Special to Seattle24x7
Q. I’ve been working on an extension business to commercialize my proprietary professional rehab training services through web based tools. Recently I was asked by some potential investors about my competition. Within my executive summary and product description I explained in detail why I really have no competition. I get the impression that no one reads business plans before meetings. What can I do about this? Does this indicate a lack of interest? I’ve been spending more time lately meeting with investors than running my business.
A. Remember the bestseller “Men are From Mars; Women are From Venus?” In the same way men and women can read situations differently, there is a galaxy full of ways miscommunications can occur between venture investors and entrepreneurs. Baffled business builders like you could easily call the venture funding process one big black hole of misunderstanding.
What venture investors are looking for isn’t too mysterious. In their quest to find the dark matter – the points of growing financial value – they will ask a lot of questions. They want to understand the nuances of your business. They want to know why customers will buy and for how long. Because your entrepreneurial world is likely to represent new space to funding prospects, it is your job to educate them at a comfortable pace.
Competition is another area of opposing perspectives. Entrepreneurs all like to impress potential investors and often minimize discussion of potential investment risks to keep their attention. Actually, when venture investors hear the words “there really is no competition,” they become cautious.
Here’s what investors are thinking. “If this idea is so good, why aren’t there other competitors? Is paying customer demand for your professional training services just too small for other smart players to enter the market? Have other companies tried and failed? Is the entrepreneur naively challenging us to find withheld competitor names during due diligence? Is the entrepreneur capable of making accurate market assessments, especially as markets change during our period of investment?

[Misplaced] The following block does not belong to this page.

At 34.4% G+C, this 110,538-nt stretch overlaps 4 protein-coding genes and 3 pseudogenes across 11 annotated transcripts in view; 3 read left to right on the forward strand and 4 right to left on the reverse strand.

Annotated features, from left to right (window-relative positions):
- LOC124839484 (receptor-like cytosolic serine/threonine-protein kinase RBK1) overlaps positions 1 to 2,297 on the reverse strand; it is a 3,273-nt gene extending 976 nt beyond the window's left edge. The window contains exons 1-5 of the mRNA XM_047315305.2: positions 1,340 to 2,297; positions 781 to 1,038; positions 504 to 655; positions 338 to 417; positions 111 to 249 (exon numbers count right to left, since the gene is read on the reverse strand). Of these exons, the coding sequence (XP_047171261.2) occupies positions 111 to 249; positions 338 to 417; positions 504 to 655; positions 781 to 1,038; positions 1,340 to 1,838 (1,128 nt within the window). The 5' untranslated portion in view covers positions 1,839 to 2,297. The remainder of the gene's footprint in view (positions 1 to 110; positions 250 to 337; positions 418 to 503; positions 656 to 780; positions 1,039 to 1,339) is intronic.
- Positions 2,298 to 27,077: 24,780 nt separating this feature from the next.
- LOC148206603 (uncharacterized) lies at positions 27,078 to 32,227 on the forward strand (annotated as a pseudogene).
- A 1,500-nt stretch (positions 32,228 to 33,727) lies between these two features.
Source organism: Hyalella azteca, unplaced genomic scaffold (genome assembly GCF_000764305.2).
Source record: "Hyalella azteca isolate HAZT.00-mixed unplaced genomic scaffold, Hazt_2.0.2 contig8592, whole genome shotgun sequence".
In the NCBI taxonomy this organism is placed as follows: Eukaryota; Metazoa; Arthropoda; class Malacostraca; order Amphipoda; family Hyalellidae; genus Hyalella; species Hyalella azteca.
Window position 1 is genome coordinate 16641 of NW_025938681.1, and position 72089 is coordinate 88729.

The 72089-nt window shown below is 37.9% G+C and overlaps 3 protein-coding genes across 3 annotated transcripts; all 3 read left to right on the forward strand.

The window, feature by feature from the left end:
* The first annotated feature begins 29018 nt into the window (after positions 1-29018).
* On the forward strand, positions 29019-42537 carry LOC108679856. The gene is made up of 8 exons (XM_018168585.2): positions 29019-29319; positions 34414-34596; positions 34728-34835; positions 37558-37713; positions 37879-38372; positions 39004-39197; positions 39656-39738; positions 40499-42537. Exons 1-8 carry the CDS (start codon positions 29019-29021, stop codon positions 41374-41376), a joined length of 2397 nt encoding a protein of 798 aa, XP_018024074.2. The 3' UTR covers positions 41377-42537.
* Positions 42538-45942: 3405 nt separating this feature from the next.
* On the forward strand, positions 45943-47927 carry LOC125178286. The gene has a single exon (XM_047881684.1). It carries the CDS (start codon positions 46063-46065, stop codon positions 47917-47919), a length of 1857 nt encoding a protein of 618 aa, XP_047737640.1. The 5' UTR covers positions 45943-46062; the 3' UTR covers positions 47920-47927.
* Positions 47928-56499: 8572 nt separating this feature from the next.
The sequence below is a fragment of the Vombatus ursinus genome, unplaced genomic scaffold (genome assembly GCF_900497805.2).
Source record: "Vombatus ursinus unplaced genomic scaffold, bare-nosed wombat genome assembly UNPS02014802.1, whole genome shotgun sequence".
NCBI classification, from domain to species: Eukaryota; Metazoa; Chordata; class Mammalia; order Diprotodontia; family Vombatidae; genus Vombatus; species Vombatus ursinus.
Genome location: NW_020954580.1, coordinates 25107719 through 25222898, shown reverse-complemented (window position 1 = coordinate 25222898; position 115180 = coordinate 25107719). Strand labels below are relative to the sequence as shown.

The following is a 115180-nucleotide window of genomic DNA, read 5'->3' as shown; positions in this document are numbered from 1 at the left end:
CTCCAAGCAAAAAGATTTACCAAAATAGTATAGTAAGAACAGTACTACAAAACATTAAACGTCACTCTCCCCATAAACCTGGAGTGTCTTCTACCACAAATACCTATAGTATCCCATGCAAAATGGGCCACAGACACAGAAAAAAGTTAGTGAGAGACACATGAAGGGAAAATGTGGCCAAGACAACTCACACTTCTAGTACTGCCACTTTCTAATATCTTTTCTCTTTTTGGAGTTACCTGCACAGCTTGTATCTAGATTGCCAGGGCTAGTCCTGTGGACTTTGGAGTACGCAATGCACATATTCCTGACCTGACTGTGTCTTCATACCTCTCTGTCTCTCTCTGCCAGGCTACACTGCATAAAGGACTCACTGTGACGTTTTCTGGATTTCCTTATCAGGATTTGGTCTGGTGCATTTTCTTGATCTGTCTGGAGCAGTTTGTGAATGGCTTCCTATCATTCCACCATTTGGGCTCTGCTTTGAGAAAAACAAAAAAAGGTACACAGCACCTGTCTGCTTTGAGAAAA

If you really believe you have no competition. It’s better to state something like this: “While there is no similar service to ours online, less than satisfactory alternatives to our service include these companies… Our approach offers the following cost-saving benefits…And, once we firmly establish this lucrative new online market, we can expect the following companies to try to follow in our footsteps.”
If you continue to say to you have “no competition” and give the impression to investors that you have built an entire marketing strategy around the notion that you won’t face any competitive challenges in the future, then investors will assume you are truly “living on another planet.”
You’re right. Most investors don’t read entire business plans before first meetings. For time management purposes, busy angel investors and high ranking venture fund partners often wait until they meet the entrepreneur before dedicating a lot of time to a single transaction.
Here are a few more hints to the venture investor’s psyche:
· Anytime investors ask questions or schedule meetings, take it as a sign of legitimate interest. The time to worry is when potential investors don’t return calls anymore.
· Whenever you catch investors asking the same question over and over again, assume that you and your target investors are not aligned. Ask investors to describe their specific concerns to help break down barriers and keep discussions alive.
With a little patience and renewed dedication to sharing your knowledge in a thoughtful, precise manner, very soon you can become a venture investor’s brightest portfolio star. [24×7]
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